Tcl IO performance

MJ - 20071105, Sparked by an inquiry by Larry McVoy on the Tcl chatroom, the IO performance of Tcl and specifically compared to Perl has been benchmarked quite extensively and was shown to be slower than Perl. In order to get closer to the speed of Perl the IO implementation in Tcl is currently undergoing scrutiny to see where performance gains can be made.

The goal of the page is to summarize the discussion as it has been held up to this point, solutions that have been suggested and patches that have been tried. This should prevent circular discussions on the chat, because people can be directed to this page to get an update of the current state of affairs.

The benchmarks used to time the effect of changes can be downloaded from [1 ]

JE - 20071105. In particular, it's important to note that the point of the exercise is not to make a "fast cat" in Tcl or to make a "fast grep" in Tcl: these are both easily doable. The point of the exercise is to find where the real bottlenecks are in real text processing filters, and to make those hotspots cooler.


KBK - 20071105:

Hypothesis: The variable access in the three-argument form of gets is a significant contributor to the observed poor performance.

Experiment: A disc file was created containing 1 million lines, each comprising the single letter 'x'. A modification was made to Tcl_GetsObjCmd as shown:

RCS file: /cvsroot/tcl/tcl/generic/tclIOCmd.c,v
retrieving revision 1.44
diff -u -r1.44 tclIOCmd.c
--- generic/tclIOCmd.c  15 Oct 2007 21:27:48 -0000      1.44
+++ generic/tclIOCmd.c  5 Nov 2007 21:02:36 -0000
@@ -287,9 +287,13 @@
        lineLen = -1;
     }
     if (objc == 3) {
-       if (Tcl_ObjSetVar2(interp, objv[2], NULL, linePtr,
-               TCL_LEAVE_ERR_MSG) == NULL) {
-           return TCL_ERROR;
+       if (*Tcl_GetString(objv[2]) != '\0') {
+           if (Tcl_ObjSetVar2(interp, objv[2], NULL, linePtr,
+                              TCL_LEAVE_ERR_MSG) == NULL) {
+               return TCL_ERROR;
+           }
+       } else {
+           Tcl_DecrRefCount(linePtr);
        }
        Tcl_SetObjResult(interp, Tcl_NewIntObj(lineLen));
        return TCL_OK;

The following script, roughly equivalent to 'wc -l' was used as benchmark.

proc read1 {} {
    set lc 0
    set f [open ~/tmp/1mlines r]
    while {[gets $f line] >= 0} {
        incr lc
    }
    close $f
    return $lc
} 

proc read2 {} {
    set lc 0
    set f [open ~/tmp/1mlines r]
    while {[gets $f {}] >= 0} {
        incr lc
    }
    close $f
    return $lc
} 

set methods {read1 read2}
foreach method $methods {
    set min($method) Inf    
}
for {set i 0} {$i < 5} {incr i} {
    foreach method $methods {
        set us [lindex [time $method] 0]
        puts [list $method: $us]
        if {$us < $min($method)} {
            set min($method) $us
        }
    }
}
foreach method $methods {
    puts [list $method $min($method)]
}

Results:

The minimum observed run time for the script where the line was returned into a variable was 2.46 seconds; the minimum observed time where the line was discarded was 2.08 seconds. (The maxima were 2.52 and 2.17 respectively, so system load was presumed not to be an issue).

Conclusion:

Storing the return string in a variable appears to consume roughly 0.28 microseconds per line, or about 12% of the total time spent in this micro-benchmark.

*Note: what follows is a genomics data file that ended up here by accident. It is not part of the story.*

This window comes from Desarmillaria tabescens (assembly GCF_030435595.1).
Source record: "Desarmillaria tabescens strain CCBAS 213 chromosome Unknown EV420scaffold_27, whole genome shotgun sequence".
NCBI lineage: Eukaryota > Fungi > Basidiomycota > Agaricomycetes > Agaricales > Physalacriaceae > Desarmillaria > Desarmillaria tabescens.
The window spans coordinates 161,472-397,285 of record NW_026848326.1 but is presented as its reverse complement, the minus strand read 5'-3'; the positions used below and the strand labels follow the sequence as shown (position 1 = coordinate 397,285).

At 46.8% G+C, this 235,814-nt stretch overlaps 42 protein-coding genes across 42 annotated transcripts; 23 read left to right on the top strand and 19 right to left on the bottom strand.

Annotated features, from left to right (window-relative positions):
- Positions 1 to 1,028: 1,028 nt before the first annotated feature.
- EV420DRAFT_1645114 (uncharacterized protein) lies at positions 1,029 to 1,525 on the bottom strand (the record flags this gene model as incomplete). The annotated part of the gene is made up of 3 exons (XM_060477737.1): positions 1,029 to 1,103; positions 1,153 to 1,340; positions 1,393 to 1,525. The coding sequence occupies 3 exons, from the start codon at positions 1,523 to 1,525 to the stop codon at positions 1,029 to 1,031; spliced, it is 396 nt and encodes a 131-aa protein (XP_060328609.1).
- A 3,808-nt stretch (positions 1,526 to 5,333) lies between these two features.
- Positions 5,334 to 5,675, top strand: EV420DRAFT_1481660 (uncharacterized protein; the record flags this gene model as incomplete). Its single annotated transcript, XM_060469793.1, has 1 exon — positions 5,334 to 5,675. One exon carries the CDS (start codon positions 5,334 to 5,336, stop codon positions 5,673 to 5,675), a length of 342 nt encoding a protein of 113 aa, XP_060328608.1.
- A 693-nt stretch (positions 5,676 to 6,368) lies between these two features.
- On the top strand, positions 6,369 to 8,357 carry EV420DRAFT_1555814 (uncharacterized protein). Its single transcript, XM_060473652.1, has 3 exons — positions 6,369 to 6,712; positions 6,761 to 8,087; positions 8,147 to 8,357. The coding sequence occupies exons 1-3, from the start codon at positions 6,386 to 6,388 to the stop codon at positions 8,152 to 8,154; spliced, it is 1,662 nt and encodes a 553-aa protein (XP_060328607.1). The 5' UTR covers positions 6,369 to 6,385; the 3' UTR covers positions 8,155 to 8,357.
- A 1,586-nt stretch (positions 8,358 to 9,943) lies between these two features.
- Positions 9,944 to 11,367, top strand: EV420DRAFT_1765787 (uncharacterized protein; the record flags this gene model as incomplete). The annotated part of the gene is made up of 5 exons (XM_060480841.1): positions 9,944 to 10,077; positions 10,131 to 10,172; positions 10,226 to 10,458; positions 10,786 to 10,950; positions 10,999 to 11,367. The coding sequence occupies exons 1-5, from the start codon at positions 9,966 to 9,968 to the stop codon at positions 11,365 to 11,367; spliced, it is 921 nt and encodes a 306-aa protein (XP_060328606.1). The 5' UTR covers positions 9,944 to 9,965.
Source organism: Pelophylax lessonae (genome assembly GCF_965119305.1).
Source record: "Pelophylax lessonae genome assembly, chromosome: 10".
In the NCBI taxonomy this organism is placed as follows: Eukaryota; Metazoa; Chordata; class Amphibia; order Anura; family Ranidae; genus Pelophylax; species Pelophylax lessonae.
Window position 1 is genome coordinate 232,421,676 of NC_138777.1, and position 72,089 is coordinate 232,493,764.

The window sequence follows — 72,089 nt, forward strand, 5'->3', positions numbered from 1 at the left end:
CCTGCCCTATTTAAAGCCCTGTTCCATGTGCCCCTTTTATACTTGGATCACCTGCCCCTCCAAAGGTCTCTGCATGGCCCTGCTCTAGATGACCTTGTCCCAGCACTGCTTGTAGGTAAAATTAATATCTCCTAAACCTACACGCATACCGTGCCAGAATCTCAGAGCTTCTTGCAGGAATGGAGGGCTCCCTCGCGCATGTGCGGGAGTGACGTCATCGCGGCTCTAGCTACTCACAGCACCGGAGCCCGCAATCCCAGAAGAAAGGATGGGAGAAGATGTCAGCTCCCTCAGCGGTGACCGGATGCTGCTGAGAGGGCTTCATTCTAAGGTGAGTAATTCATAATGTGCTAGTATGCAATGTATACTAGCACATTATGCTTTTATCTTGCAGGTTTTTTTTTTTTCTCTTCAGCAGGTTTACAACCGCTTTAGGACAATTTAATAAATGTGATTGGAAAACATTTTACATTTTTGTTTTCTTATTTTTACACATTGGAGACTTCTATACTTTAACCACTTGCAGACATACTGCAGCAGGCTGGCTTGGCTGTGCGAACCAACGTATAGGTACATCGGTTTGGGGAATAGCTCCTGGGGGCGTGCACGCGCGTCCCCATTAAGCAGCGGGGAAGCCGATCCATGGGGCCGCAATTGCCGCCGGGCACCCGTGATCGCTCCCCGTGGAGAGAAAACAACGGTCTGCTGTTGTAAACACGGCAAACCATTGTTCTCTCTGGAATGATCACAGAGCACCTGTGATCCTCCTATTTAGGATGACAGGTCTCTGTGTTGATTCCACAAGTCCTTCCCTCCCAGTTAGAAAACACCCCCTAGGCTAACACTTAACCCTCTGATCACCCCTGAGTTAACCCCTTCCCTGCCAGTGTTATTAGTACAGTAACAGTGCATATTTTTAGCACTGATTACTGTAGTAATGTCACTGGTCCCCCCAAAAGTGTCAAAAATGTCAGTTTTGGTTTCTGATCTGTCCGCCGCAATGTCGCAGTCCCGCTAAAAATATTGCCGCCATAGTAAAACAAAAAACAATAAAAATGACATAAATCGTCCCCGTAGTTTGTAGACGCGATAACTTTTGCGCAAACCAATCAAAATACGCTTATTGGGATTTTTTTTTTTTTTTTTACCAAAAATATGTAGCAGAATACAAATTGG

Further experiments by kbk as reported on the chat:

  • due to the fact that buf is not further used in the script, the variable is not compiled to be accessed by index; adding a line 'set buf {}' before the loop to read1 (yielding read1a) corrects this
  • insuring that buf is a compiled local variable (read1a) gives the times: read1: 2.44 s, read1a 2.20 s, read2 2.09 s
  • the same as above, on larry's larger data file: read1: 2.85 read1a 2.52 read2 2.57
  • with fakegets and readm as below: 1.91 s This means that the call/setVar/return is no more than 1.91s
  • finally, the experiment with readm2 below puts a tighter upper bound of 0.50s on call/setVar/return: it timed at 0.69 s, versus 0.19 s for an empty loop ([incr ct -1] instead of [$x ct -1], insuring that it is bytecompiled so that there is no call out of TEBC)
proc fakegets {chan v} {
    global ct
    if {![incr ct -1]} {return -1}
        return 1
    }
}

proc readm {} {
    set ::ct 1000000
    set f [open ~/tmp/DATA r]
    while {[fakegets $f {}] >= 0} {
        incr lc
    }
    close $f
    return $lc
}

proc readm2 {} {
    set x incr
    set ct 1000000
    set f [open ~/tmp/DATA r]
    while {[$x ct -1] > 0} {
        incr lc
    }
    close $f
    return $lc
} 

Interim conclusion The time spent in the original benchmark seems to be decomposable in

  • 8% in startup and loop overhead (0.19/2.5)
  • 20% in command call and setting a variable in the called command (0.50/2.50) Further experimentation with a C-coded command that just returns TCL_OK shows that the cost of setting the variable is almost negligible
  • 72% doing the file access, reading and conversion within gets itself
  • the cost of setting the variable in the called command seems to be below the measurable threshold for the larger dataset (read1a actually faster than read2 - the difference must be noise)

Note that the file is assumed to be in the system's encoding; it might be interesting to test the timings on a binary file.

MS: Moving parts of the discussion to Tcl invoke performance


LV 2007 Nov 06 Platform: SPARC Solaris 9, using Sun's C compiler, built with 64 bit support and threads, and tcl 8.5 CVS head.

I found that the sort.tcl ran about 6 times slower than Perl, 4 times slower than Python, and almost twice as slow as Ruby. The grep.tcl ran about 3 times slower than Ruby's, almost 7 times slower than Python's and about 29 times slower than Perl's... The hash.tcl ran about 40% or so slower than Ruby, about 9 times slower than Python and about 10 times slower than Perl.